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Cloud Peak selling MT, WY coal mines to Navajo tribal firm

Spring Creek, Antelope and Cordero Rojo mines employ nearly 1,300
Posted at 8:21 AM, Aug 20, 2019
and last updated 2019-08-20 10:21:51-04

Cloud Peak Energy announced Monday it's selling its three Power River Basin coal mines to the Navajo Transitional Energy Company, the winning bidder of its Chapter 11 bankruptcy auction.

The Gillette, Wyo.-based company said the sale, which was approved by a federal bankruptcy judge in Delaware, includes nearly all of Cloud Peak's assets. Navajo Transitional Energy will pay $15.7 million in cash, a $40 million secondary lien on all assets and a five-year royalty on future coal produced.

The New Mexico-based, tribally owned firm will also assume all tax and royalty payments and reclamation obligations up to $20 million. The deal also includes the Sequatchie Valley water reclamation project in Tennessee.

In a news release, Navajo Transitional Energy leaders said they're excited to continue operations of the mines, which employ about 1,300 people, nearly all in Montana and Wyoming.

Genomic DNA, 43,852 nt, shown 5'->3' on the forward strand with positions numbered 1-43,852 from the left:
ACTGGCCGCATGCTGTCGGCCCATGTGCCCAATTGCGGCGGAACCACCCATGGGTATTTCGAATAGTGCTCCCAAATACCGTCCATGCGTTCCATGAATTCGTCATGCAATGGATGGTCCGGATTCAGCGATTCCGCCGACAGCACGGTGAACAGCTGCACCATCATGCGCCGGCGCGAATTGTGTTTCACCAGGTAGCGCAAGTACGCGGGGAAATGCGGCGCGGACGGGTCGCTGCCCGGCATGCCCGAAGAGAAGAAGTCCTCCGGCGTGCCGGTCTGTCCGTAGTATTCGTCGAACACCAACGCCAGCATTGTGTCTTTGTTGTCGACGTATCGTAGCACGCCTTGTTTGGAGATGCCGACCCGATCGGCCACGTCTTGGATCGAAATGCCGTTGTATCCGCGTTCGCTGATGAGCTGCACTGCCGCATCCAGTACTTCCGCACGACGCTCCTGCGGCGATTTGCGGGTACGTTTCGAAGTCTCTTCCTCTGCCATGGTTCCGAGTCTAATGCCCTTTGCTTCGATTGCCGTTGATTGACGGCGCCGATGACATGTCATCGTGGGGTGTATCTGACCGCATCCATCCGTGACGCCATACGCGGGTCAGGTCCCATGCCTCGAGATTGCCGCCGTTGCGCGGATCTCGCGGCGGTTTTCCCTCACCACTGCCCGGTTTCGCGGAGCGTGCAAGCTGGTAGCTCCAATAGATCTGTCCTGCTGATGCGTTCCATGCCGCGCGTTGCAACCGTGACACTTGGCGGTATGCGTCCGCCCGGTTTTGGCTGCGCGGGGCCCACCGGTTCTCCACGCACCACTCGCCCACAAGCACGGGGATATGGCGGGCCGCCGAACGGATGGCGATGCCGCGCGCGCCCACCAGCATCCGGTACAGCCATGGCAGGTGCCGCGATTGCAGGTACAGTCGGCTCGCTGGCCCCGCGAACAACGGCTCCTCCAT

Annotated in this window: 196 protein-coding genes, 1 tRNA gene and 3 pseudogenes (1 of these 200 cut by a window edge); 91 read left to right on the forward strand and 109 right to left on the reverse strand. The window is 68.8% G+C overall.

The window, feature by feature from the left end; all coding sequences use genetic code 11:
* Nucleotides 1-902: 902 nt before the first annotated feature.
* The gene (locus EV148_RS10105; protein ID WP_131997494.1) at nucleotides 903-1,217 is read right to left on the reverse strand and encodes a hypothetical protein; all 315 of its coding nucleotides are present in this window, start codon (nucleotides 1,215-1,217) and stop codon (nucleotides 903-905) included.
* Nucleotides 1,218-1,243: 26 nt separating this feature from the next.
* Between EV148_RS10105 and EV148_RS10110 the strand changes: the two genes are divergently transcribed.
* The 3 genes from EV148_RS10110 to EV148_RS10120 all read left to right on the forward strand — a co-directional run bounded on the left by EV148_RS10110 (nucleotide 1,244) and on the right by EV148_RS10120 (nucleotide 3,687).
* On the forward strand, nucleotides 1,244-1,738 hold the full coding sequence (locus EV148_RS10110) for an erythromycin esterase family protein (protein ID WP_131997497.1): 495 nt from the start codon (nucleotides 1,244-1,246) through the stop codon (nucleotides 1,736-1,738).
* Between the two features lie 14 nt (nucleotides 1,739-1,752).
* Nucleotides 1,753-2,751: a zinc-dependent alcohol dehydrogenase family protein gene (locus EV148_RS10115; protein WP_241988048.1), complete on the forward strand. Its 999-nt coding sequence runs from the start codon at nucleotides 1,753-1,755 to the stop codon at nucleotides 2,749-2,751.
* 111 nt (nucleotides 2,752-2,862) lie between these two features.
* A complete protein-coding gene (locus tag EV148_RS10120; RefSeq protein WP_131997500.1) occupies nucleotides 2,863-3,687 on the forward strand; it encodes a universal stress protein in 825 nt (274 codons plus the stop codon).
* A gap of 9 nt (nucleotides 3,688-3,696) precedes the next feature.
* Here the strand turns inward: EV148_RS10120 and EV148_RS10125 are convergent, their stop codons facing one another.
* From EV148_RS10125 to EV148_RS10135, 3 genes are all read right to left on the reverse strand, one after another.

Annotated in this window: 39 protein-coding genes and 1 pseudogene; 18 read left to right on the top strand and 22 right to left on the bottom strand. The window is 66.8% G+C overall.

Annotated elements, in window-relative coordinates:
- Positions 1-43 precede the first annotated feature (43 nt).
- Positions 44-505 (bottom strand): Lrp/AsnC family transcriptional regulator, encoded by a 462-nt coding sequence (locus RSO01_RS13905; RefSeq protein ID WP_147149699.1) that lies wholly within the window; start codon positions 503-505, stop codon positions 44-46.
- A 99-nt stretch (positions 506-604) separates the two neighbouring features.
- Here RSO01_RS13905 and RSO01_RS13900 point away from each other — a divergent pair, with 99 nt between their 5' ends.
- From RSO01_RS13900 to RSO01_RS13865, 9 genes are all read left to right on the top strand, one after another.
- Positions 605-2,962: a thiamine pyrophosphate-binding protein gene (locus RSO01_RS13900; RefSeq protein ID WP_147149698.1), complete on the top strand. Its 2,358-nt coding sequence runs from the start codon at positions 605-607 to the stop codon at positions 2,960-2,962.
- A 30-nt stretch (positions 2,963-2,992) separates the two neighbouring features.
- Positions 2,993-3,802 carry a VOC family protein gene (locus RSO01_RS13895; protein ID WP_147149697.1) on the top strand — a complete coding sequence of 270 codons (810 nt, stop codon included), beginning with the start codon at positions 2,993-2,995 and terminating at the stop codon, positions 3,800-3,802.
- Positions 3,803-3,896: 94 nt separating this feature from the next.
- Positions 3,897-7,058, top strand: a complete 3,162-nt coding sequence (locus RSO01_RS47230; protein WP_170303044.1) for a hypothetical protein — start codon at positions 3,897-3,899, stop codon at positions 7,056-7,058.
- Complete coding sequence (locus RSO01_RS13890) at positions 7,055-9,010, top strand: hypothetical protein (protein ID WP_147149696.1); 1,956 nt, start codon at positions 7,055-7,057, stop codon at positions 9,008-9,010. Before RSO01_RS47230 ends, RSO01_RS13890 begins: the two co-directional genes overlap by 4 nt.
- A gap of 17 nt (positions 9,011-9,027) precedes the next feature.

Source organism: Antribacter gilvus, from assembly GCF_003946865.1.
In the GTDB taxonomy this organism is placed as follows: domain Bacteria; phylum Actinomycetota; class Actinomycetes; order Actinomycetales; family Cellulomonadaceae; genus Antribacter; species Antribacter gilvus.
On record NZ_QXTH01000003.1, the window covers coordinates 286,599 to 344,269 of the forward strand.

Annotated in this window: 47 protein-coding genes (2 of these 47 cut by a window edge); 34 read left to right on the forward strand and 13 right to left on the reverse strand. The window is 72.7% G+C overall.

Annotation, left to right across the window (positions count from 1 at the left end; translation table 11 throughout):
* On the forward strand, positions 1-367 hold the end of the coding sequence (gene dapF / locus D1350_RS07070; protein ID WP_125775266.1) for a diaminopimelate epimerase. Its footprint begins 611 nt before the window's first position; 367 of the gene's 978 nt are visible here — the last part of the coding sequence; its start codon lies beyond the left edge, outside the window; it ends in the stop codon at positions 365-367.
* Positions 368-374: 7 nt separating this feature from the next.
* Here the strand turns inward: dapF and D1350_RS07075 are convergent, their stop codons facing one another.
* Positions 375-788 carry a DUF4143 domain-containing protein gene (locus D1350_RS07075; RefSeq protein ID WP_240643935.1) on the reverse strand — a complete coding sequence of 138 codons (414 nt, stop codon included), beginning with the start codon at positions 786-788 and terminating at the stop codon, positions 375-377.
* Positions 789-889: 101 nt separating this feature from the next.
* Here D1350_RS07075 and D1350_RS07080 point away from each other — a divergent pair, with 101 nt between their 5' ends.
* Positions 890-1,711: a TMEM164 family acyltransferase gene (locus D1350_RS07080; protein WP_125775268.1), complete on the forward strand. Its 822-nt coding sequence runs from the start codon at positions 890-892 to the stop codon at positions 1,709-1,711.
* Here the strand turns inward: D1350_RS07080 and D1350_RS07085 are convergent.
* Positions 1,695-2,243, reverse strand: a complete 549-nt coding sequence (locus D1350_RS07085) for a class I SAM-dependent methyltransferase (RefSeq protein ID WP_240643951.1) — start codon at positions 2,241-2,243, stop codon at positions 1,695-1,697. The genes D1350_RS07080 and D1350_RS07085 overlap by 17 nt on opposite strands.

"NTEC will continue its efforts to lead conscientious energy development while striving to balance job growth and protecting the environment for future generations.” said CEO Clark Moseley in a statement. “We have proven by our extremely successful management of the Navajo Mine that we know the business and are capable of returning the Cloud Peak mines to, safe, stable and profitable operations while maintaining their excellent safety performance and reclamation efforts.”

Cloud Peak owns the Spring Creek mine in Montana and the Antelope and Cordero Rojo mines in Wyoming. Last year, the company sold 50 million tons of coal worldwide and supplied 58 coal plants with $832 million worth of coal.

Cloud Peak had been one of the Powder River Basin's strongest coal companies until recent years, when high debt coupled with slumping demand became too much to bear. The company announced in November 2018 that it was entertaining a sale as stock prices continued to slump.

Cloud Peak stock was soon delisted, and the company filed for bankruptcy in May to ward off creditors , including local governments in Wyoming owed property and coal production taxes.

The sale is expected to close in October, pending approval from a federal bankruptcy judge. Including Cloud Peak assets, Navajo Transitional Energy says it would be the third largest coal company in the United States.

The firm owns the Navajo mine on tribal land in New Mexico.